Susan Bordo is Professor of Philosophy and holds the Singletary Chair in the Humanities at the University of Kentucky. Her publications include Twilight Zones: The Hidden Life of Cultural Images From Plato to O.J. ( University of California Press, 1997), Unbearable Weight: Feminism, Western Culture, and the Body ( University of California Press, 1993), which was named one of the New York Times Notable Books for 1993, and The Flight to Objectivity: Essays in Cartesianism and Culture ( University of California Press, 1987). She is currently completing a book entitled Feminist Intepretations of Rene Descartes (Re-reading the Canon), due in March 1999 ( Penn. State University Press).
Kathleen Canning is Associate Professor of History and Women's Studies at the University of Michigan. She is the author of Languages of Labor and Gender: Female Factory Work in Germany, 1850-1914 (Cornell University Press, 1996). She is currently working on a new book manuscript entitled Body, Class and Citizenship: Gender in the Aftermath of War and Revolution in Germany, 1918-1930.
Patricia Hill Collins is Professor of African-American Studies and Sociology at the University of Cincinnati, and she is a former member of the Council of the American Sociological Association. She has written Black Feminist Thought: Knowledge, Consciousness, and the Politics of Empowerment (Unwin Hyman, 1990), which is the winner of the C. Wright Mills Award of the Society for the Study of Social Problems. She has also written Fighting Words: Black Women and the Search for Justice ( University of Minnesota Press, 1998).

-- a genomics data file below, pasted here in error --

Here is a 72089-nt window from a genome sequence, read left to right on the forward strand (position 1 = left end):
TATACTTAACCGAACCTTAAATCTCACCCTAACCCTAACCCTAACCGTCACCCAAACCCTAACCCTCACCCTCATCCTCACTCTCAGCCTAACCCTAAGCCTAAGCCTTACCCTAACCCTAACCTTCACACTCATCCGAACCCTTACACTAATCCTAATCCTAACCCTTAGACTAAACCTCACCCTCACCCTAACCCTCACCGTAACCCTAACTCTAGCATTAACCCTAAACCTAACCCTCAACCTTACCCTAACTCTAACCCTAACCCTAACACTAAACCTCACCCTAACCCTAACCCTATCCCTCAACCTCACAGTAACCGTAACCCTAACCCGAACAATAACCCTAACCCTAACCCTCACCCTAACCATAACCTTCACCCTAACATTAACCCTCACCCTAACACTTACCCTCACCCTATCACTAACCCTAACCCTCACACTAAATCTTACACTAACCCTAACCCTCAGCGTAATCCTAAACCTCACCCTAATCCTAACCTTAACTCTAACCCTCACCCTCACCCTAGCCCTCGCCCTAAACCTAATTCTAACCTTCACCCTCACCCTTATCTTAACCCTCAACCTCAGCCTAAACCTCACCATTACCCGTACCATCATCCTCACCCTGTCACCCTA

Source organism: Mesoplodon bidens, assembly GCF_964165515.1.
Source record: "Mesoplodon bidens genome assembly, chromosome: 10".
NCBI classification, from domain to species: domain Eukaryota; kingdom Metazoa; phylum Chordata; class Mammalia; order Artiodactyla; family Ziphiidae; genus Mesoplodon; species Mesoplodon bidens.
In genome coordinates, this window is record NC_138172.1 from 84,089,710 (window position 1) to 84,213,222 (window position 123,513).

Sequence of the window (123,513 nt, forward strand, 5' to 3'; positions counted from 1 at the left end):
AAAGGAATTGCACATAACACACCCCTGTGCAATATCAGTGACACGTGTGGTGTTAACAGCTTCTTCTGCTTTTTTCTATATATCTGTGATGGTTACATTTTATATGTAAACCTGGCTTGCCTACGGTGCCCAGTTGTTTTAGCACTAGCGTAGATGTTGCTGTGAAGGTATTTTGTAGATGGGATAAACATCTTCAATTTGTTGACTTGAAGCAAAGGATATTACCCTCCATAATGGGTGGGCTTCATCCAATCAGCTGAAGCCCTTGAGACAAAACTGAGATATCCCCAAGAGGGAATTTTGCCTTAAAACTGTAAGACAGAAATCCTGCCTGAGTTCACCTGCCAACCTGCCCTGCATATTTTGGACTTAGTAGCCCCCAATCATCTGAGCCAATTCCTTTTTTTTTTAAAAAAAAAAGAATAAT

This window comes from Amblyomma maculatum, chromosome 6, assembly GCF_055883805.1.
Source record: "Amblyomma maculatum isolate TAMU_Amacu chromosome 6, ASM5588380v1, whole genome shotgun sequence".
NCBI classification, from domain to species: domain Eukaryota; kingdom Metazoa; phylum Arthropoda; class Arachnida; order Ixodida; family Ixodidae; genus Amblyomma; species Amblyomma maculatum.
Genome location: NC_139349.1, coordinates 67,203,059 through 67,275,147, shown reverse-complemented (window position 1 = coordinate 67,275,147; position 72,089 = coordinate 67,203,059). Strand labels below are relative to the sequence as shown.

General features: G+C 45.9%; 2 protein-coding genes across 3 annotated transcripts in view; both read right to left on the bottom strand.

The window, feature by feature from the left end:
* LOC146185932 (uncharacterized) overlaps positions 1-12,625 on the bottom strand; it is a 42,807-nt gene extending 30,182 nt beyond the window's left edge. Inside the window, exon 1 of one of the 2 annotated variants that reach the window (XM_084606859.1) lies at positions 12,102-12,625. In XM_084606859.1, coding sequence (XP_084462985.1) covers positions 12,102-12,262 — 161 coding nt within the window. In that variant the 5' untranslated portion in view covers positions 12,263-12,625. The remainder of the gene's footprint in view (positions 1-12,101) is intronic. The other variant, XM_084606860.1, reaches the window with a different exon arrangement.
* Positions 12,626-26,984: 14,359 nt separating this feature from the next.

Monique Deveaux is a doctoral student in the Faculty of Social Political Sciences at the University of Cambridge. She is interested in most aspects of moral and political philosophy, and her thesis concerns the relationship between ethical attachments and the construction of political communities. Her article on Foucault, feminism, and empowerment appears in Feminist Studies and is reprinted in Feminist Interpretations of Foucault: Re-reading the Canon ( Penn. State University Press, 1996).
Heidi Hartmann is an economist and director of the Institute for Women's Policy Research (IWPR) and has written extensively on feminist theory and policy issues. Her publications include the National Research Council Report Women, Work, and Wages: Equal Pay for Jobs of Equal Value, co-edited with Donald Trieman ( National Academy Press, 1981); articles such as "The Unhappy Marriage of Marxism and Feminism" and "Capitalism, Patriarchy, and Job Segregation by Sex"; and numerous essays and reports produced at IWPR with Roberta Spalter-Roth and others. She has recently been awarded a MacArthur Fellowship.